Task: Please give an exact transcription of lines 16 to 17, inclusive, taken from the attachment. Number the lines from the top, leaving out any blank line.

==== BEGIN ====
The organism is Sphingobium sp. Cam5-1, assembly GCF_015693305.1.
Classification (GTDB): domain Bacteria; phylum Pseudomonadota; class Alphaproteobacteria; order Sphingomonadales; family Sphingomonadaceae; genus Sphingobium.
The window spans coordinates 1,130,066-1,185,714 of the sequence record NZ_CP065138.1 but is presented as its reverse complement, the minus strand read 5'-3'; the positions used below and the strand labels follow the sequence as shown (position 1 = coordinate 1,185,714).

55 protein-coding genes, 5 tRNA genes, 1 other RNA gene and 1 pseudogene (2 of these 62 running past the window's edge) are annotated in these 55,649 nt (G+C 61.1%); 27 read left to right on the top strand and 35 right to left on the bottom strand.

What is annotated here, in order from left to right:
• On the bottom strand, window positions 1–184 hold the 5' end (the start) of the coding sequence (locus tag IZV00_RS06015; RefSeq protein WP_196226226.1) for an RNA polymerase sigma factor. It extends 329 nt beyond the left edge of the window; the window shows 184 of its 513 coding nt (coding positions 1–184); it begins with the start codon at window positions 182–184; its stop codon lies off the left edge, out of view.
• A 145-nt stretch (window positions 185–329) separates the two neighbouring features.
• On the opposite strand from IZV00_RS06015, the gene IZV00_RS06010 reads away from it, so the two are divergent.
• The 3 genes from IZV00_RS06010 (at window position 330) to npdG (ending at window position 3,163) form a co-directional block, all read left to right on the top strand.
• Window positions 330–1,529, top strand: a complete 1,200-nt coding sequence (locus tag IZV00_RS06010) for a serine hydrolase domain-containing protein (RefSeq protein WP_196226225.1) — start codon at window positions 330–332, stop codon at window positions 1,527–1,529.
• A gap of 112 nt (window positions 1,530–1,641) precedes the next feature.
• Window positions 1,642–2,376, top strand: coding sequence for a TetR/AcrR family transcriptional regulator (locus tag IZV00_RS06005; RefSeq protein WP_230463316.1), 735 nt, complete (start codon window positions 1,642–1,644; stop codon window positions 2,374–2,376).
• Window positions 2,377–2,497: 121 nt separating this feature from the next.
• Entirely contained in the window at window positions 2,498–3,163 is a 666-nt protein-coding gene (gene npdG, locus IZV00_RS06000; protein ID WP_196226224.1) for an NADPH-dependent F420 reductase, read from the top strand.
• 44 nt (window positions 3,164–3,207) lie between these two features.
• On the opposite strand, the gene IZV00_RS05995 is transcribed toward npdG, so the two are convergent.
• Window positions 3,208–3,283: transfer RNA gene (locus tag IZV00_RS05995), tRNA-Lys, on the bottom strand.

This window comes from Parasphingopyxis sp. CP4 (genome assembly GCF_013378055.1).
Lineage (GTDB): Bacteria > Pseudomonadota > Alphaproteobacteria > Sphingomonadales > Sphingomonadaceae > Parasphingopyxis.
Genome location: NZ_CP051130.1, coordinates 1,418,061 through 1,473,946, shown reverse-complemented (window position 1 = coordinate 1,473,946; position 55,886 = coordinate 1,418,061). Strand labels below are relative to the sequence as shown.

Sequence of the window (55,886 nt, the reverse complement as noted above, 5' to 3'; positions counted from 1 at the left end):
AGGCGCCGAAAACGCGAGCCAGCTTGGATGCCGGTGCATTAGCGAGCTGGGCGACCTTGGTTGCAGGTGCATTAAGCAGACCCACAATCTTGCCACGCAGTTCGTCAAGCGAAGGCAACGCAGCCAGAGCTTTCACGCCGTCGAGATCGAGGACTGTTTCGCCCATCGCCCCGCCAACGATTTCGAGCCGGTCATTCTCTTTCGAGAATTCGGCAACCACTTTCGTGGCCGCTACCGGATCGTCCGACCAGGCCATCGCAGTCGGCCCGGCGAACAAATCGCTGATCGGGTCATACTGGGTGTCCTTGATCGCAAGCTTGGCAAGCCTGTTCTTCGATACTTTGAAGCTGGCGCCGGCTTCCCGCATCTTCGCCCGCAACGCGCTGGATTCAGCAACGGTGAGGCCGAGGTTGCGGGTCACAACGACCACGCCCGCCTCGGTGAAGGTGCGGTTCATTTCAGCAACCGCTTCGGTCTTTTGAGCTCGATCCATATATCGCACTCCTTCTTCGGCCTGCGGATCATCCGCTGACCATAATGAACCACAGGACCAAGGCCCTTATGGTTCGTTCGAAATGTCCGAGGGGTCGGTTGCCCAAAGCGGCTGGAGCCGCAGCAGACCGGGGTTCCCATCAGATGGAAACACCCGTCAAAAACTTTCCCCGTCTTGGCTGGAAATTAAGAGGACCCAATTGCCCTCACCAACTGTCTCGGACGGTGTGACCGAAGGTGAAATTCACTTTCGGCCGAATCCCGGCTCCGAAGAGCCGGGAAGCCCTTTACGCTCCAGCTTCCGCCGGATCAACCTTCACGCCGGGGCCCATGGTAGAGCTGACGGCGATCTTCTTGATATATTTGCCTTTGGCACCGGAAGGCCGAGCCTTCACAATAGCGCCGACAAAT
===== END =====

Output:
• On the opposite strand, the gene IZV00_RS05995 is transcribed toward npdG, so the two are convergent.
• Window positions 3,208–3,283: transfer RNA gene (locus tag IZV00_RS05995), tRNA-Lys, on the bottom strand.